Niccolo Machiavelli was born in the 16th century in Florence, and in his life met a lot of influential people during his travels to courts of Europe and Italy.
Machiavelli's most famous work, "The Prince" (published after his death), is basically a how-to on autocracy; it provides analysis by using contemporary history and offers suggestions and advice to a fledgling autocrat (prince).
The phrase Machiavelli is most famous
("The end justifies the means.") for - is not actually his own. This phrase is an oversimplification and a mistranslation as well, and does not appear in this form in "The Prince".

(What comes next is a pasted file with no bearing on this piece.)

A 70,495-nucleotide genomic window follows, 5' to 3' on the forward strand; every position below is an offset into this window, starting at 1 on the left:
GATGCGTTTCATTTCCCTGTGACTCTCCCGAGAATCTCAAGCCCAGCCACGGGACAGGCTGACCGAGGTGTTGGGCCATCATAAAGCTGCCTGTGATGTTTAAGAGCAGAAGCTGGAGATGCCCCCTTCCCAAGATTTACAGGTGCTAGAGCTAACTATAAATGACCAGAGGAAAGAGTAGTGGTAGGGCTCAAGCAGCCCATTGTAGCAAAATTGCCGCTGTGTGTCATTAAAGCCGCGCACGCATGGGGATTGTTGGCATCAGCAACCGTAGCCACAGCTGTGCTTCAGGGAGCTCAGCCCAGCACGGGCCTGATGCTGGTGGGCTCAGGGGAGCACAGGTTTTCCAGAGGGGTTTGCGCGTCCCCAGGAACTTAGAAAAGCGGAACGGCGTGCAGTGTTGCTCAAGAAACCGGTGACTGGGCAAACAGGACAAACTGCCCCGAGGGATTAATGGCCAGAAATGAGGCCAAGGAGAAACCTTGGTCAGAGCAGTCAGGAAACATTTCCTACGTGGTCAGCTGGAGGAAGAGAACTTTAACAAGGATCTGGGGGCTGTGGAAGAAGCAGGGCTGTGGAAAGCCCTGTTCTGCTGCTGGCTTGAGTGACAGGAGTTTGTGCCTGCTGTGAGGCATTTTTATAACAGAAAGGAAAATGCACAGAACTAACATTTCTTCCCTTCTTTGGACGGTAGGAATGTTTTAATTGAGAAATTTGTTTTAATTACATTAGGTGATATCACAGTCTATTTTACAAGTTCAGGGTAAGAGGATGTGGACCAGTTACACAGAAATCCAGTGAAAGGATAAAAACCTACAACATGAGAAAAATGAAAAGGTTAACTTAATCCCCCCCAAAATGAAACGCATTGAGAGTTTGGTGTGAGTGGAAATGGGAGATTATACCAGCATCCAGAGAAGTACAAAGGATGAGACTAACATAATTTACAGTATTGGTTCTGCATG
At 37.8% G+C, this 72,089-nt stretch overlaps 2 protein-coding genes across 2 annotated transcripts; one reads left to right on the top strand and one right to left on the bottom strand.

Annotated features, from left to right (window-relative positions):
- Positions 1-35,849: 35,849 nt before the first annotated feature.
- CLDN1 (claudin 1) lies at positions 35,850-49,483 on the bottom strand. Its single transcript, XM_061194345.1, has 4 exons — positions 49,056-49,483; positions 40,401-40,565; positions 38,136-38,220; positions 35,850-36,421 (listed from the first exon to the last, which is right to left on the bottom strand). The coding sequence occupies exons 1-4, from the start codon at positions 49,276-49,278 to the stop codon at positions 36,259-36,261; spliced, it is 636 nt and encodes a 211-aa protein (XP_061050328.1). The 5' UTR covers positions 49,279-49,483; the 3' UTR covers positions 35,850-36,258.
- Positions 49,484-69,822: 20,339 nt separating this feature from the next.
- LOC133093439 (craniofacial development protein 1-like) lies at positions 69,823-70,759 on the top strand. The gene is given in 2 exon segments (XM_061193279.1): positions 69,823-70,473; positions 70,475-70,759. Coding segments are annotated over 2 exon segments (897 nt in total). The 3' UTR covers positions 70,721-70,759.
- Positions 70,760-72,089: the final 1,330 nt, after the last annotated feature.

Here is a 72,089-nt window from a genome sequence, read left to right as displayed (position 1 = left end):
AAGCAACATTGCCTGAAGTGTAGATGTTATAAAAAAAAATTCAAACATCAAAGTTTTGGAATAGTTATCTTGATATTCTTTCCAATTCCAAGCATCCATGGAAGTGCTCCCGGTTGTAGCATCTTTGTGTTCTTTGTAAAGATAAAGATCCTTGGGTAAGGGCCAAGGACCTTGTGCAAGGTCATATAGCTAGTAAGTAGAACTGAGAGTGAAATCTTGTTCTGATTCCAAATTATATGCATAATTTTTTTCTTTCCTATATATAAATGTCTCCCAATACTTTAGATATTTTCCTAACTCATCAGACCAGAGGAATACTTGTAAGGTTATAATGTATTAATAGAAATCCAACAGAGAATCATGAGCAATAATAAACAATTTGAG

So, Machiavelli was not 'machiavellian' in the sense the term is most used today; 'political correctness' and 'politics' do not usually mix well, and may cause a lot of confusion.
Machiavelli explores the concepts of cruelty vs mercy, of being loved vs being hated, wickedness, and the efficiency of these in relation to governing.
Machiavelli also looks at various types of states, of rulers, of armies, of people, and examines the advantages and drawbacks of each in relation to the power of the prince.
What Machiavelli does not discuss in "The Prince" is the goal or purpose a prince would, could, or should have.
Once the strands of power are firmly in the hands of the prince, what will he choose?